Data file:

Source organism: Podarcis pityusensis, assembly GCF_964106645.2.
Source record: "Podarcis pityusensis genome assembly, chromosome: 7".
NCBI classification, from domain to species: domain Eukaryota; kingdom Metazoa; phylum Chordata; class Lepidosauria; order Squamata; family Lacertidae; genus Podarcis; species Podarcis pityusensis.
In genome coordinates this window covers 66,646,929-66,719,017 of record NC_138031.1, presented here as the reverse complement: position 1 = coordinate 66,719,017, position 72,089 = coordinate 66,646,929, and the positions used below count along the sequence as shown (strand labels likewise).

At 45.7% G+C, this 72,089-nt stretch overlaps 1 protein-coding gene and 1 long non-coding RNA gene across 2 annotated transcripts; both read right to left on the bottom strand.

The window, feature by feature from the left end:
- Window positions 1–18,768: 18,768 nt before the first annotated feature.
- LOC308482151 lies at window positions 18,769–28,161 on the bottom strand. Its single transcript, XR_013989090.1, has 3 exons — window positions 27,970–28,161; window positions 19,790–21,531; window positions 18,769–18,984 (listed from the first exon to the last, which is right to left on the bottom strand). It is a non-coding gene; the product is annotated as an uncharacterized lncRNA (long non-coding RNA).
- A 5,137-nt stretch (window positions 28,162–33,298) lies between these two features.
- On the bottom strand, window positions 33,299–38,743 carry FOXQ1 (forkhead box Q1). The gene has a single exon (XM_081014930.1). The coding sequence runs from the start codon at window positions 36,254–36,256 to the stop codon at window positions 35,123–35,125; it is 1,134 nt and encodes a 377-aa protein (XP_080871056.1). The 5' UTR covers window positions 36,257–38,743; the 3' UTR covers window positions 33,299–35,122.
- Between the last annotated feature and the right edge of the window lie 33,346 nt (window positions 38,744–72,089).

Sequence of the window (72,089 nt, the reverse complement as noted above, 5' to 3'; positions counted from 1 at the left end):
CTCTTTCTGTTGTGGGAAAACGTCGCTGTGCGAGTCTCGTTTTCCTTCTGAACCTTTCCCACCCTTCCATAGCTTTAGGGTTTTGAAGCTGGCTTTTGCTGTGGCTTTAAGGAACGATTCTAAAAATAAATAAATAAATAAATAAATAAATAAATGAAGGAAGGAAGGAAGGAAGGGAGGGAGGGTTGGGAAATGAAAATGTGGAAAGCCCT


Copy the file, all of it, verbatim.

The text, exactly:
Source organism: Podarcis pityusensis, assembly GCF_964106645.2.
Source record: "Podarcis pityusensis genome assembly, chromosome: 7".
NCBI classification, from domain to species: domain Eukaryota; kingdom Metazoa; phylum Chordata; class Lepidosauria; order Squamata; family Lacertidae; genus Podarcis; species Podarcis pityusensis.
In genome coordinates this window covers 66,646,929-66,719,017 of record NC_138031.1, presented here as the reverse complement: position 1 = coordinate 66,719,017, position 72,089 = coordinate 66,646,929, and the positions used below count along the sequence as shown (strand labels likewise).

At 45.7% G+C, this 72,089-nt stretch overlaps 1 protein-coding gene and 1 long non-coding RNA gene across 2 annotated transcripts; both read right to left on the bottom strand.

The window, feature by feature from the left end:
- Window positions 1–18,768: 18,768 nt before the first annotated feature.
- LOC308482151 lies at window positions 18,769–28,161 on the bottom strand. Its single transcript, XR_013989090.1, has 3 exons — window positions 27,970–28,161; window positions 19,790–21,531; window positions 18,769–18,984 (listed from the first exon to the last, which is right to left on the bottom strand). It is a non-coding gene; the product is annotated as an uncharacterized lncRNA (long non-coding RNA).
- A 5,137-nt stretch (window positions 28,162–33,298) lies between these two features.
- On the bottom strand, window positions 33,299–38,743 carry FOXQ1 (forkhead box Q1). The gene has a single exon (XM_081014930.1). The coding sequence runs from the start codon at window positions 36,254–36,256 to the stop codon at window positions 35,123–35,125; it is 1,134 nt and encodes a 377-aa protein (XP_080871056.1). The 5' UTR covers window positions 36,257–38,743; the 3' UTR covers window positions 33,299–35,122.
- Between the last annotated feature and the right edge of the window lie 33,346 nt (window positions 38,744–72,089).

Sequence of the window (72,089 nt, the reverse complement as noted above, 5' to 3'; positions counted from 1 at the left end):
CTCTTTCTGTTGTGGGAAAACGTCGCTGTGCGAGTCTCGTTTTCCTTCTGAACCTTTCCCACCCTTCCATAGCTTTAGGGTTTTGAAGCTGGCTTTTGCTGTGGCTTTAAGGAACGATTCTAAAAATAAATAAATAAATAAATAAATAAATAAATGAAGGAAGGAAGGAAGGAAGGGAGGGAGGGTTGGGAAATGAAAATGTGGAAAGCCCT